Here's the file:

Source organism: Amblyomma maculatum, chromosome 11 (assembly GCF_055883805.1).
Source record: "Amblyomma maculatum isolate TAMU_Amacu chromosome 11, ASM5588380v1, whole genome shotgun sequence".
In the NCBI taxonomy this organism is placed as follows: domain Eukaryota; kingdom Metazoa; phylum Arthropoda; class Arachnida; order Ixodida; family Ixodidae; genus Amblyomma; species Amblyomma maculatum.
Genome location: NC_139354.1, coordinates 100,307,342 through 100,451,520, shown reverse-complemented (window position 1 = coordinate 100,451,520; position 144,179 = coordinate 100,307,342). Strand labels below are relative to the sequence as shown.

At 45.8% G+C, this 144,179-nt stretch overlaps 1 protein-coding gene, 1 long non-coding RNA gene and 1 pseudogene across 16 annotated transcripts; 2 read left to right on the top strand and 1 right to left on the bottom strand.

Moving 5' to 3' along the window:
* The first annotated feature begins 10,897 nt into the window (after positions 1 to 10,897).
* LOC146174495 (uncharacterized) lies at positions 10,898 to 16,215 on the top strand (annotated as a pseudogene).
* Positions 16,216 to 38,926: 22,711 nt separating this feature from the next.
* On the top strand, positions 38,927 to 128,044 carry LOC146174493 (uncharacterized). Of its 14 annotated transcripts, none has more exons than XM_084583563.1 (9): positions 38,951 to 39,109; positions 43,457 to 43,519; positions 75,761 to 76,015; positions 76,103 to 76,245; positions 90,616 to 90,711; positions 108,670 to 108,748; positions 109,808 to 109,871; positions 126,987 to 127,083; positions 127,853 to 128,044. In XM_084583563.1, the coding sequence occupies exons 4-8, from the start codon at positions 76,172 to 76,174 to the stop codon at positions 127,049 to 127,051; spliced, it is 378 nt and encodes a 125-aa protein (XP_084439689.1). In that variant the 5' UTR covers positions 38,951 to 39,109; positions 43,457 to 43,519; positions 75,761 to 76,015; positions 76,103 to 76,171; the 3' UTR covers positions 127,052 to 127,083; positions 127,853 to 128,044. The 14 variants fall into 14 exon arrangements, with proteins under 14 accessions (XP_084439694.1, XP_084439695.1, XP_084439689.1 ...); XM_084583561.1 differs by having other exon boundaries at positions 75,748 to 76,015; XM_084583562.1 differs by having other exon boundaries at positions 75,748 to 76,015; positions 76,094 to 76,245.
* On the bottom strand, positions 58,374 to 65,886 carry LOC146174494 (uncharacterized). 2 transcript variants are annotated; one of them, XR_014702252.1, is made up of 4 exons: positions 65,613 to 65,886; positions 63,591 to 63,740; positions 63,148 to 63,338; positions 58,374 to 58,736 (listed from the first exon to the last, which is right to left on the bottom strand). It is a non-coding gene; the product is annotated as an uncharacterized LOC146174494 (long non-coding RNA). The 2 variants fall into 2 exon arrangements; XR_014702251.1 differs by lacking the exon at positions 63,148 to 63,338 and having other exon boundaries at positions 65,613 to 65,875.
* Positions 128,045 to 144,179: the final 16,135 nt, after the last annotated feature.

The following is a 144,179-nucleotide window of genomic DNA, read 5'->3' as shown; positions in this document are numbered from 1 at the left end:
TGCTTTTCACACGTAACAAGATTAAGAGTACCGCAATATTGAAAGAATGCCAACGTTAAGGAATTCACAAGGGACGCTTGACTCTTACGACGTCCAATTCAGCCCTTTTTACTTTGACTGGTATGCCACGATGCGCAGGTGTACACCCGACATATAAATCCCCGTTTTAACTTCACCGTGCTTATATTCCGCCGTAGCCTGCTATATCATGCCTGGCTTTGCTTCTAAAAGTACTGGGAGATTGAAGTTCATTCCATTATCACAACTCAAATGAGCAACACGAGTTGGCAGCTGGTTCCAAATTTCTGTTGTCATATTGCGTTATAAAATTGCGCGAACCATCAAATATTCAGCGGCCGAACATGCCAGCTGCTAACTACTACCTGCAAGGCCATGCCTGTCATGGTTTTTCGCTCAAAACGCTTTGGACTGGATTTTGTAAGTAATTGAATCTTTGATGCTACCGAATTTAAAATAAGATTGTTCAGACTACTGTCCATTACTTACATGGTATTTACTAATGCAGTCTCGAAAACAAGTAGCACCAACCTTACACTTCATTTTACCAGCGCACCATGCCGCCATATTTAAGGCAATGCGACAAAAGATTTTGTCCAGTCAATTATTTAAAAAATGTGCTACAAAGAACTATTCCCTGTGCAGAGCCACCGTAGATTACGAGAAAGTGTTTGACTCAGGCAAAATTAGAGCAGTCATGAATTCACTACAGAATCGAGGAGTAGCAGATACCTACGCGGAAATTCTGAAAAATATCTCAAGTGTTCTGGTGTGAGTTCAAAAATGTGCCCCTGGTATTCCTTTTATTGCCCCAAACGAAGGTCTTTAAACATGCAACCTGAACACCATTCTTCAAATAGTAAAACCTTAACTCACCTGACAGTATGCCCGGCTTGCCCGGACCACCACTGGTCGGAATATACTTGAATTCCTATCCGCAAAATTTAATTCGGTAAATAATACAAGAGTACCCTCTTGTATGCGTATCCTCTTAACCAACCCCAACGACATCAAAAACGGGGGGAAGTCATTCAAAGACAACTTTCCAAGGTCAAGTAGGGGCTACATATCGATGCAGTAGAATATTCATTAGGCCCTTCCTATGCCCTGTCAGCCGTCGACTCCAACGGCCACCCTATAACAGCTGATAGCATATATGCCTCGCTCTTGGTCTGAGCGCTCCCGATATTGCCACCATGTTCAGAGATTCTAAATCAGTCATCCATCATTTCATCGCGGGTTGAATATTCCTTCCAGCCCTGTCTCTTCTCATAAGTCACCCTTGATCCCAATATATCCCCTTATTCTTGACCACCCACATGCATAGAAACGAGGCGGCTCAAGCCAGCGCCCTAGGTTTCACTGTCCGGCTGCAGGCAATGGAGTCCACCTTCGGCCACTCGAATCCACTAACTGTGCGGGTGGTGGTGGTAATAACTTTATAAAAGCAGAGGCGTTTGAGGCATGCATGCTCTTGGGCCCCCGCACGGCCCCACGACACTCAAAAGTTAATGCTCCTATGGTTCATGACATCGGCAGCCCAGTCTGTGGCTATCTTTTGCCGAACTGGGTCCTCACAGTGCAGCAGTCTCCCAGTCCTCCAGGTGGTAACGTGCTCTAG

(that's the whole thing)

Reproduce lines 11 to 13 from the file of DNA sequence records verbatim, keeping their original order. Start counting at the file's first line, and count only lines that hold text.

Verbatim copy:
* On the bottom strand, positions 58,374 to 65,886 carry LOC146174494 (uncharacterized). 2 transcript variants are annotated; one of them, XR_014702252.1, is made up of 4 exons: positions 65,613 to 65,886; positions 63,591 to 63,740; positions 63,148 to 63,338; positions 58,374 to 58,736 (listed from the first exon to the last, which is right to left on the bottom strand). It is a non-coding gene; the product is annotated as an uncharacterized LOC146174494 (long non-coding RNA). The 2 variants fall into 2 exon arrangements; XR_014702251.1 differs by lacking the exon at positions 63,148 to 63,338 and having other exon boundaries at positions 65,613 to 65,875.
* Positions 128,045 to 144,179: the final 16,135 nt, after the last annotated feature.

The following is a 144,179-nucleotide window of genomic DNA, read 5'->3' as shown; positions in this document are numbered from 1 at the left end: